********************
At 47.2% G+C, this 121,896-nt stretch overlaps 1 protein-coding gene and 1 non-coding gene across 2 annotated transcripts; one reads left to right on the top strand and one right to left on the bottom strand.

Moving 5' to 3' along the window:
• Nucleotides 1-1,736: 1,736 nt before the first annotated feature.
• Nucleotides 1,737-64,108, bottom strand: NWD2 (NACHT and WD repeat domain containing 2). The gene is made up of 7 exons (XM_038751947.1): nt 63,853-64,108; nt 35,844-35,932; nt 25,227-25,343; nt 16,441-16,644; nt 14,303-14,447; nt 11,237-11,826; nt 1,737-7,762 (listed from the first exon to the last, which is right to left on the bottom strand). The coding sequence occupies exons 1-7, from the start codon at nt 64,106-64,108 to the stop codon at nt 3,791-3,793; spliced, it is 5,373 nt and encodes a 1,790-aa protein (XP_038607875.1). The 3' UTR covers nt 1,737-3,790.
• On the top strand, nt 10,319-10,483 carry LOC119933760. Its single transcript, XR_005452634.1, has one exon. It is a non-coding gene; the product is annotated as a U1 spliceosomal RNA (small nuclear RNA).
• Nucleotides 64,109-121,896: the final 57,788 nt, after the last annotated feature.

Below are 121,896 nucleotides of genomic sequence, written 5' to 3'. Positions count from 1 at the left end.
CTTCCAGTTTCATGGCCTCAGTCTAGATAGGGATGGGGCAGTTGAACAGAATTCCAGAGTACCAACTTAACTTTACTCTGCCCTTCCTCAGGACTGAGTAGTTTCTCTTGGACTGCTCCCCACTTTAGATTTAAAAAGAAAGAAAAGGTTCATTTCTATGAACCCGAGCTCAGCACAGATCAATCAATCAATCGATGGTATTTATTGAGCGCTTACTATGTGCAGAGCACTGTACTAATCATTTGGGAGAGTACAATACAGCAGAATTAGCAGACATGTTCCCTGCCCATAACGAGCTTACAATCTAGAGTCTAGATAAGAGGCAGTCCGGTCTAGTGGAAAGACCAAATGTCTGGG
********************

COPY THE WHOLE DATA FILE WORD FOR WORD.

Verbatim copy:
At 47.2% G+C, this 121,896-nt stretch overlaps 1 protein-coding gene and 1 non-coding gene across 2 annotated transcripts; one reads left to right on the top strand and one right to left on the bottom strand.

Moving 5' to 3' along the window:
• Nucleotides 1-1,736: 1,736 nt before the first annotated feature.
• Nucleotides 1,737-64,108, bottom strand: NWD2 (NACHT and WD repeat domain containing 2). The gene is made up of 7 exons (XM_038751947.1): nt 63,853-64,108; nt 35,844-35,932; nt 25,227-25,343; nt 16,441-16,644; nt 14,303-14,447; nt 11,237-11,826; nt 1,737-7,762 (listed from the first exon to the last, which is right to left on the bottom strand). The coding sequence occupies exons 1-7, from the start codon at nt 64,106-64,108 to the stop codon at nt 3,791-3,793; spliced, it is 5,373 nt and encodes a 1,790-aa protein (XP_038607875.1). The 3' UTR covers nt 1,737-3,790.
• On the top strand, nt 10,319-10,483 carry LOC119933760. Its single transcript, XR_005452634.1, has one exon. It is a non-coding gene; the product is annotated as a U1 spliceosomal RNA (small nuclear RNA).
• Nucleotides 64,109-121,896: the final 57,788 nt, after the last annotated feature.

Below are 121,896 nucleotides of genomic sequence, written 5' to 3'. Positions count from 1 at the left end.
CTTCCAGTTTCATGGCCTCAGTCTAGATAGGGATGGGGCAGTTGAACAGAATTCCAGAGTACCAACTTAACTTTACTCTGCCCTTCCTCAGGACTGAGTAGTTTCTCTTGGACTGCTCCCCACTTTAGATTTAAAAAGAAAGAAAAGGTTCATTTCTATGAACCCGAGCTCAGCACAGATCAATCAATCAATCGATGGTATTTATTGAGCGCTTACTATGTGCAGAGCACTGTACTAATCATTTGGGAGAGTACAATACAGCAGAATTAGCAGACATGTTCCCTGCCCATAACGAGCTTACAATCTAGAGTCTAGATAAGAGGCAGTCCGGTCTAGTGGAAAGACCAAATGTCTGGG